November 13, 2014 - 12:00am
Helsinki-based messenger application developer Jongla Ltd. aims to have a big presence by partnering with the country’s second largest cellular operator, PT XL Axiata, aiming to make its instant messenger among the top three in the country.
Jongla CEO Riku Salminen said after the partnership launch on Wednesday that he aimed at making his firm’s messenger application ―also named Jongla― one of most used instant messengers in Indonesia next year.
“We are convinced that Indonesia will be our biggest market […] and we are targeting being in the top three instant messaging providers [in the country] by end of next year,” he said.
Thailand currently is the country with the largest number of Jongla users, accounting for 30 percent of total users, Salminen said.
“With rapid growth in the number of smartphone users in Indonesia, we are upbeat that the country will become our largest market by the end of this year or next year,” he said, refusing to disclose any specific target.
XL digital services manager Riskha Adam Muharadi said, meanwhile, that he estimated that XL would see no fewer than 1.5 million of its subscribers using Jongla by the end of next year.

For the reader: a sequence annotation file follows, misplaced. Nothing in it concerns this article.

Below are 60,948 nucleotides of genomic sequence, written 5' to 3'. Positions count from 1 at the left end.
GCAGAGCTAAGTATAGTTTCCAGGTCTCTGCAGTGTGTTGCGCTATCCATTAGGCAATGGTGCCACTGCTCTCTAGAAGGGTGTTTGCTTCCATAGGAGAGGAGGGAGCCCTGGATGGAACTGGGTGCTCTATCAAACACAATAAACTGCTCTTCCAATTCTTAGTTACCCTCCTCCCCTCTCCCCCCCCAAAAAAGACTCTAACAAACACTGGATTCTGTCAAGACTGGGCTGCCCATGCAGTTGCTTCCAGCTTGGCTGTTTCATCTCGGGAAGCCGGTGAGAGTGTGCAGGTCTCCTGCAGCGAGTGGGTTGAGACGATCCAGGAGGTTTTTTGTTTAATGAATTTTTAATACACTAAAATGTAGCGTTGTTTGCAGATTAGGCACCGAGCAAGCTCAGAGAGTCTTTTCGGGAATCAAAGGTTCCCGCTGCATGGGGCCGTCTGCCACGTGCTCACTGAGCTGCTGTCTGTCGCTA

“We are pretty much sure that by the end of next year, around 10 percent of our subscribers using smartphones, or 1.5 million people, will use Jongla as most Indonesians are keen on trying new things,” he said.
Adam said that the partnership with Jongla would also increase his firm’s revenue from value-added services (VAS) by 6 to 8 percent next year.
Under the partnership, XL will provide a phone billing system in which subscribers using the instant messenger on the XL network will be able to buy unique stickers by phone billing.
Such purchases have been previously available on Play Store, bought using credit cards.
Salminen said that although Jongla would face tough competition from existing instant messengers, such as BlackBerry Messenger (BBM) and WhatsApp, it would be able to challenge the market through its interactive offers.
According to a recent study by Nielsen, around 79 percent of Indonesian smartphone users used BBM, 57 percent used WhatsApp and 30 percent used LINE.
To break into the market, Jongla, which was first launched in 2010, offers a number of features that some other messengers do not have.
The Finnish messenger offers users the ability to personalize chat profiles and to share interactive stickers, such as a dancing boy.
“We will also soon introduce very localized stickers, collaborating with local developers,” Salminen said.